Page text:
It must be that Eric Alterman doesn’t get much mail.
Certainly, he is kind of an old-fashioned guy. He doesn’t allow comments on this “blog.” And he doesn’t post all the time. I hate Fridays because it is the beginning of the weekend, and there are lots of reasons to hate the weekend. But there are three reasons to be excited about Fridays: Paul Krugman‘s second column of the week, FAIR’s CounterSpin, and Eric Alterman. On Fridays, on his The Nation blog, he provides links to what he’s written during the week in addition to an article by the always interesting Reed Richardson.
On 27 January of this year, he posted an article called The Winter of Our Discontent. Ah, anyone quoting Richard III is a friend of mine. In the article, he mentions going to see a number of plays and concerts and generally makes me feel bad that my life sucks so badly. But he opens the article with two things that brought a smile to my face:
If you’ve been reading “Altercation” for a long time, then you may have heard my argument that I prefer Shaw to Shakespeare (and not that it’s relevant, Mozart to Beethoven).
Okay. Yes, Shaw is generally a lot better than Shakespeare and it is nice to see others admit to this. But I was especially happy to hear him say that he prefers Mozart to Beethoven. In general, in the classical world, Beethoven is thought to be better. And there is no doubt he is great, but I tend to think he appeals more to the young. Certainly I loved him when I was a teenager. But now, that whole century of Romantic music more annoys than anything else. Again, however: I still enjoy Beethoven, especially compared to the likes of Schumann and Wagner.
More than this, however, much of people’s appreciation for Mozart comes down to this argument that I’ve heard ad nauseum, “It’s too bad Mozart died so young, otherwise he might have developed into… [wait for it] Beethoven!” This is ridiculous. Yes, it is tragic that Mozart died so young (but it would have been a good deal more tragic had he died at 30, given the amazing things he created during that last five years). But had he lived longer, he would have developed into… older Mozart. His artistic trajectory was not to Beethoven. Mozart didn’t have Beethoven’s peevish musical temperament.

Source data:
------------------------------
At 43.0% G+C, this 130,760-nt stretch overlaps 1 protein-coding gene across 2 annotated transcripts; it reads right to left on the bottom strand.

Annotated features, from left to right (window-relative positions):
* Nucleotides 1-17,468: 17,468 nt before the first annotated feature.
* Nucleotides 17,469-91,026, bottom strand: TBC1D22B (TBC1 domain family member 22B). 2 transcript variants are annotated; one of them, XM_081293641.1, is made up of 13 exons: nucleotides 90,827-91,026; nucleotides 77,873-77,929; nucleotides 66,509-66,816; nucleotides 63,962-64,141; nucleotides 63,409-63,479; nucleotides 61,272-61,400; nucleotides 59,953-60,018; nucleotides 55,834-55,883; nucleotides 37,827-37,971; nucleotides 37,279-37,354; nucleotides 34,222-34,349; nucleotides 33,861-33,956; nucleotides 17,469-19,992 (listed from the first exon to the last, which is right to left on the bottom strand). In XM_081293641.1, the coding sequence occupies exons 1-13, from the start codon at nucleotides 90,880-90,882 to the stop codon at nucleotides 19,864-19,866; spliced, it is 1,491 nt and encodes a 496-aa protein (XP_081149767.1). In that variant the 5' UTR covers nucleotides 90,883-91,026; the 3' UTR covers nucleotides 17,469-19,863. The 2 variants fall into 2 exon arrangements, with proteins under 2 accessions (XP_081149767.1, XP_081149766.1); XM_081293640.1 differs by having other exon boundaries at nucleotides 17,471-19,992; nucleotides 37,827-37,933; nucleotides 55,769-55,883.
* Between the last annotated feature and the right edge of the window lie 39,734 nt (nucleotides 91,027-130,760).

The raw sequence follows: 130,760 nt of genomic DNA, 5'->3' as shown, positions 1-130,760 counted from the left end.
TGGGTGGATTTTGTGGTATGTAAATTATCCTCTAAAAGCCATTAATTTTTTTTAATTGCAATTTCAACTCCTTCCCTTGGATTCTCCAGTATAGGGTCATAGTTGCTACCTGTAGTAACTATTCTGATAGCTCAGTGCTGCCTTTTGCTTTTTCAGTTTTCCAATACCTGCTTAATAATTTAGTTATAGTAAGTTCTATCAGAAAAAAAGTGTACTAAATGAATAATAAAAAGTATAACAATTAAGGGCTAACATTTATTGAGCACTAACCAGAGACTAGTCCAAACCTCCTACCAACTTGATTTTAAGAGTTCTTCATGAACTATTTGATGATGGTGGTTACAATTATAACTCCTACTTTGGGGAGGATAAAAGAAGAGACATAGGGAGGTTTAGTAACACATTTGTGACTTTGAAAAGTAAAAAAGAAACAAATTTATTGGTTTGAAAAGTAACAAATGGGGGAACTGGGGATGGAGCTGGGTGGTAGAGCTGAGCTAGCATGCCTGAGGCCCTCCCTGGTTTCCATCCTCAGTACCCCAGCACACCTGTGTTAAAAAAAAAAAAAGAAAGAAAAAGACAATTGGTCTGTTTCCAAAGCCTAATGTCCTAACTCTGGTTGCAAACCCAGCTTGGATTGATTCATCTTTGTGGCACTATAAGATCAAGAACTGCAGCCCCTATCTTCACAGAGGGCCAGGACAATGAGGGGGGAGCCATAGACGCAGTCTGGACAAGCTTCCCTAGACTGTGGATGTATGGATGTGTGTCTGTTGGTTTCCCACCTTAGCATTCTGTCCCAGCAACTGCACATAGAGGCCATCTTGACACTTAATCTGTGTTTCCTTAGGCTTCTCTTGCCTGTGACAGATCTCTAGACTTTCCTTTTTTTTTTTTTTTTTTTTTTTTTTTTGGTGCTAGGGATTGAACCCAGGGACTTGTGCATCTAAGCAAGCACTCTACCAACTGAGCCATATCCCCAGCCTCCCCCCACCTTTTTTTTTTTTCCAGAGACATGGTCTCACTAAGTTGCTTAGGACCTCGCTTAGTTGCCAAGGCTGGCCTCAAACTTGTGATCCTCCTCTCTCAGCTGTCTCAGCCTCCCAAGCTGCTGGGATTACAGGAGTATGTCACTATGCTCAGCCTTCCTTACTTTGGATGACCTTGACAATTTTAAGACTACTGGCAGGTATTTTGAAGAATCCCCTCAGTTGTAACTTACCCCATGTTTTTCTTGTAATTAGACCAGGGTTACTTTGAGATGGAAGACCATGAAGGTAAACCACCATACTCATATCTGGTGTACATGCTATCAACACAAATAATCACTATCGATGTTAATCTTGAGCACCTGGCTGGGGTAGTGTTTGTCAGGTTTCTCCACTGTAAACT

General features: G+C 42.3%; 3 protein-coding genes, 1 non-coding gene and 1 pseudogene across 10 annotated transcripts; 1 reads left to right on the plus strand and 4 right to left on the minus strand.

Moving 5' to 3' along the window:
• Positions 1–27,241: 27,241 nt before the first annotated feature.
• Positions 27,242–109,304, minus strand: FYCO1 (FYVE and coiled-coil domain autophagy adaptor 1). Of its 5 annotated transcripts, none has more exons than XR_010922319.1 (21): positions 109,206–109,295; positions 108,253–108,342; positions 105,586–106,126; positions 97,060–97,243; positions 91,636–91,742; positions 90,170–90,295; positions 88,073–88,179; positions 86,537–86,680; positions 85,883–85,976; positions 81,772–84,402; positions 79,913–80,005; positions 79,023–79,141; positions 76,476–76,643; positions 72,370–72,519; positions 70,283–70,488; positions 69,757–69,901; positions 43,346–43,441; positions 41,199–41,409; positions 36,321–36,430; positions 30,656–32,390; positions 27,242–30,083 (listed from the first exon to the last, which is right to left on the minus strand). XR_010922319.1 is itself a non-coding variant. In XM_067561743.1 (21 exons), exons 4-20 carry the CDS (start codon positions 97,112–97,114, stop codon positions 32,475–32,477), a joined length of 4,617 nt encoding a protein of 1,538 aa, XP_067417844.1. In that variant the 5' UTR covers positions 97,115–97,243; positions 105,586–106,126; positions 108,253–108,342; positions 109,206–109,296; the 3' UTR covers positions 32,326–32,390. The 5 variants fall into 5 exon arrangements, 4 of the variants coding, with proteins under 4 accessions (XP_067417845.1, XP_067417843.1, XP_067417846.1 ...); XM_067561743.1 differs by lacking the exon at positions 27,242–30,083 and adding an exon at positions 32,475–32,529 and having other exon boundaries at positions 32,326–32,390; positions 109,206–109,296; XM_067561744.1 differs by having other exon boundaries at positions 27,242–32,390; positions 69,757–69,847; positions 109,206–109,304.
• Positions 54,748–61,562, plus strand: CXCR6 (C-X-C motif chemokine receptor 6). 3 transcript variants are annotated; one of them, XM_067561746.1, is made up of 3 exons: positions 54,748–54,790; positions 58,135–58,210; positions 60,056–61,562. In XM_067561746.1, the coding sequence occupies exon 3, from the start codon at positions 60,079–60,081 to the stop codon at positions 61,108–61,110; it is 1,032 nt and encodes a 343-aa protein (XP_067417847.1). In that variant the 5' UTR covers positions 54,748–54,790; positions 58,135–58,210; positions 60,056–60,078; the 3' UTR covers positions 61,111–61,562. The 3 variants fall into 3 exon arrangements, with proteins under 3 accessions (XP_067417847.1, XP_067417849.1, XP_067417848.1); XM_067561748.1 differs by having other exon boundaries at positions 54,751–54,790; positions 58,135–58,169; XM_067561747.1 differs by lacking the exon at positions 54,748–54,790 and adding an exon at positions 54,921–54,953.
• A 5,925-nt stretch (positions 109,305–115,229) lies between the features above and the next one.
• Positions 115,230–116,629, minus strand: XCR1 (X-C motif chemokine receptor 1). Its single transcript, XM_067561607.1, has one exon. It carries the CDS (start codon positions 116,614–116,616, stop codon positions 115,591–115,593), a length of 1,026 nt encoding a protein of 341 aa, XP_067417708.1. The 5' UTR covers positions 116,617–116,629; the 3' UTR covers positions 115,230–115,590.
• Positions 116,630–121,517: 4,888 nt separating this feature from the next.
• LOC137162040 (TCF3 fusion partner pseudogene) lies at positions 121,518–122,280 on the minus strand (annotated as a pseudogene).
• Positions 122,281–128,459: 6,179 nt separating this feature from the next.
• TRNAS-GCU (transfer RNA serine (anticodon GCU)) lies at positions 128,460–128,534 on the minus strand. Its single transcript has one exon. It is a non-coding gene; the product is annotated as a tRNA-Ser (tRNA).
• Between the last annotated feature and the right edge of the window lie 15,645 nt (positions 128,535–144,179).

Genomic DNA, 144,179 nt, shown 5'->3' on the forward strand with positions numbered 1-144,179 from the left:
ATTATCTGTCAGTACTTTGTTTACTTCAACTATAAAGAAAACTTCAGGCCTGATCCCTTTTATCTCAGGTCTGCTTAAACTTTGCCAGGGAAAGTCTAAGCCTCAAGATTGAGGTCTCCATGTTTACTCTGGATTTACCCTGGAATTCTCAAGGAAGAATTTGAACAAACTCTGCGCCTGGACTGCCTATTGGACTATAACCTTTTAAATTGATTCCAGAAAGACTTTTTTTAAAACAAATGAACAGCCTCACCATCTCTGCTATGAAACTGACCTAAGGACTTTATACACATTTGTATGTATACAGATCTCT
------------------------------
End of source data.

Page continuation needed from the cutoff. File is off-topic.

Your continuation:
Then, on 2 February, Alterman printed a letter:
Over the years I have had my issues with some of your opinions (most notably Ralph Nader, and your unwavering support for the Democratic party), but now I understand why you write the things you do. Mozart over Beethoven?!?!?!? Are you serious? Mozart was a lyrical genius. Every musical idea he wrote was melody and no doubt his appeal is universal, yet his compositions never reached the transcendence of those by Ludwig van Beethoven. I challenge you to compare any of Mozart’s works for string quartets or chamber ensembles with Beethoven’s late quartets. Ops. 127, 130, 131, 132, 135 and the glorious Grosse Fuge revolutionized music and can be heard not only as romantic works but as precursors to the modern age where the sound of the notes/chords themselves are as important as to how those musical ideas fit within the hierarchy of the key or the rigidity of phrase forms that mark Mozart’s oeuvre. There is also the slight issue of the position of Beethoven’s symphonies within the pantheon of great repertoire of the “classical” music. Not even Mozart’s “Jupiter” can compare with any one of LVB’s more well known symphonies such as; the “Eroica” (3rd), the iconic 5th, the Pastoral (6th), the Tanze (7th), and the glorious Ninth. (Not to mention the underrated 8th and the almost unknown Missa Solemnis which is considered Beethoven’s Tenth). Ok, Mozart has his operas and Beethoven only has one. Mozart has his twenty-something piano concerts. But Beethoven’s five are outstanding and the sonatas for Hammerklavier are light years ahead of anything Mozart wrote for the soloist.